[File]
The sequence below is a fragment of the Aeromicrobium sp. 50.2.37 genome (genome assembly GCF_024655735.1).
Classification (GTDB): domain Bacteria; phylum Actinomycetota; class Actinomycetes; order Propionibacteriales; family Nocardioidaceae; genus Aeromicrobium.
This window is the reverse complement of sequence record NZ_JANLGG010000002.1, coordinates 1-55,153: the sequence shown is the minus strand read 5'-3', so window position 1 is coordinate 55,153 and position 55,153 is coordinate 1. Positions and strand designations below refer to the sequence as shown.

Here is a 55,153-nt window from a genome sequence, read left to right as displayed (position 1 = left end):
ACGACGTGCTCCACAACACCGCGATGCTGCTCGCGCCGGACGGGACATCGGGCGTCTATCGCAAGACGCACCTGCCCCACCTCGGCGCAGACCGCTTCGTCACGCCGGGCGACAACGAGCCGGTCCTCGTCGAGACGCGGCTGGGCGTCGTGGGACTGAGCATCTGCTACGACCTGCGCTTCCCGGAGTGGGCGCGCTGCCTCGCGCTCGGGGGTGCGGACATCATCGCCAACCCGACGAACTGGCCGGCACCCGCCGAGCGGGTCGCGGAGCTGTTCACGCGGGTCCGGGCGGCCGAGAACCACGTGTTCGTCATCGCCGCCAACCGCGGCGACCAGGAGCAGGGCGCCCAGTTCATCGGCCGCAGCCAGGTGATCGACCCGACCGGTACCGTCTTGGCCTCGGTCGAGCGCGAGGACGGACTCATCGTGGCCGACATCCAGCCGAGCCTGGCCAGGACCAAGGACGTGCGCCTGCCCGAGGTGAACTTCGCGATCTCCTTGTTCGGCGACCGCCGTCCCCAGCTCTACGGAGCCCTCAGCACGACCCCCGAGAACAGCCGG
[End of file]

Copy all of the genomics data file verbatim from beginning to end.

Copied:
The sequence below is a fragment of the Aeromicrobium sp. 50.2.37 genome (genome assembly GCF_024655735.1).
Classification (GTDB): domain Bacteria; phylum Actinomycetota; class Actinomycetes; order Propionibacteriales; family Nocardioidaceae; genus Aeromicrobium.
This window is the reverse complement of sequence record NZ_JANLGG010000002.1, coordinates 1-55,153: the sequence shown is the minus strand read 5'-3', so window position 1 is coordinate 55,153 and position 55,153 is coordinate 1. Positions and strand designations below refer to the sequence as shown.

Here is a 55,153-nt window from a genome sequence, read left to right as displayed (position 1 = left end):
ACGACGTGCTCCACAACACCGCGATGCTGCTCGCGCCGGACGGGACATCGGGCGTCTATCGCAAGACGCACCTGCCCCACCTCGGCGCAGACCGCTTCGTCACGCCGGGCGACAACGAGCCGGTCCTCGTCGAGACGCGGCTGGGCGTCGTGGGACTGAGCATCTGCTACGACCTGCGCTTCCCGGAGTGGGCGCGCTGCCTCGCGCTCGGGGGTGCGGACATCATCGCCAACCCGACGAACTGGCCGGCACCCGCCGAGCGGGTCGCGGAGCTGTTCACGCGGGTCCGGGCGGCCGAGAACCACGTGTTCGTCATCGCCGCCAACCGCGGCGACCAGGAGCAGGGCGCCCAGTTCATCGGCCGCAGCCAGGTGATCGACCCGACCGGTACCGTCTTGGCCTCGGTCGAGCGCGAGGACGGACTCATCGTGGCCGACATCCAGCCGAGCCTGGCCAGGACCAAGGACGTGCGCCTGCCCGAGGTGAACTTCGCGATCTCCTTGTTCGGCGACCGCCGTCCCCAGCTCTACGGAGCCCTCAGCACGACCCCCGAGAACAGCCGG